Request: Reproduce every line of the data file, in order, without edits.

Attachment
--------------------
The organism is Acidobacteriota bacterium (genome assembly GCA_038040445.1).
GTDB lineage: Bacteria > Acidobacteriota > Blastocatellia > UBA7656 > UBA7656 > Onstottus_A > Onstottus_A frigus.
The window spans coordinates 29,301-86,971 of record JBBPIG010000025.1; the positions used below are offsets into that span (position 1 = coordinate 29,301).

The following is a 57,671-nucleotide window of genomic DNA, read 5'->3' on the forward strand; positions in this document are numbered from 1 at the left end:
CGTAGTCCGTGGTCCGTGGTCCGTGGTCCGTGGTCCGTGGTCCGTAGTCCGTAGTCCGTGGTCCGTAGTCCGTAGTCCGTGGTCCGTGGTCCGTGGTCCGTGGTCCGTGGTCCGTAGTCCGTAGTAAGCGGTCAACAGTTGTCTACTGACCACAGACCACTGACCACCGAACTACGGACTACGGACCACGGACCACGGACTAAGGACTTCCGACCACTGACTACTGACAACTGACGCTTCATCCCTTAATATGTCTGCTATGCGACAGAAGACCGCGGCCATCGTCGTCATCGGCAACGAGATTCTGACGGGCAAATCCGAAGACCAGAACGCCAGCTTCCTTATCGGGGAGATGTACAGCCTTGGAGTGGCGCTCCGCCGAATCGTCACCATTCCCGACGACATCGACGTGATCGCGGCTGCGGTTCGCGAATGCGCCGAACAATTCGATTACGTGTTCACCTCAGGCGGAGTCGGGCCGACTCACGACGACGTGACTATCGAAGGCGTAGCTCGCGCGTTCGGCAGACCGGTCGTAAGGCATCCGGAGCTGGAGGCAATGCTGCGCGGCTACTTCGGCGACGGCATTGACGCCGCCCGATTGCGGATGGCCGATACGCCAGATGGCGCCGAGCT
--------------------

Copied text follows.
The organism is Acidobacteriota bacterium (genome assembly GCA_038040445.1).
GTDB lineage: Bacteria > Acidobacteriota > Blastocatellia > UBA7656 > UBA7656 > Onstottus_A > Onstottus_A frigus.
The window spans coordinates 29,301-86,971 of record JBBPIG010000025.1; the positions used below are offsets into that span (position 1 = coordinate 29,301).

The following is a 57,671-nucleotide window of genomic DNA, read 5'->3' on the forward strand; positions in this document are numbered from 1 at the left end:
CGTAGTCCGTGGTCCGTGGTCCGTGGTCCGTGGTCCGTGGTCCGTAGTCCGTAGTCCGTGGTCCGTAGTCCGTAGTCCGTGGTCCGTGGTCCGTGGTCCGTGGTCCGTGGTCCGTAGTCCGTAGTAAGCGGTCAACAGTTGTCTACTGACCACAGACCACTGACCACCGAACTACGGACTACGGACCACGGACCACGGACTAAGGACTTCCGACCACTGACTACTGACAACTGACGCTTCATCCCTTAATATGTCTGCTATGCGACAGAAGACCGCGGCCATCGTCGTCATCGGCAACGAGATTCTGACGGGCAAATCCGAAGACCAGAACGCCAGCTTCCTTATCGGGGAGATGTACAGCCTTGGAGTGGCGCTCCGCCGAATCGTCACCATTCCCGACGACATCGACGTGATCGCGGCTGCGGTTCGCGAATGCGCCGAACAATTCGATTACGTGTTCACCTCAGGCGGAGTCGGGCCGACTCACGACGACGTGACTATCGAAGGCGTAGCTCGCGCGTTCGGCAGACCGGTCGTAAGGCATCCGGAGCTGGAGGCAATGCTGCGCGGCTACTTCGGCGACGGCATTGACGCCGCCCGATTGCGGATGGCCGATACGCCAGATGGCGCCGAGCT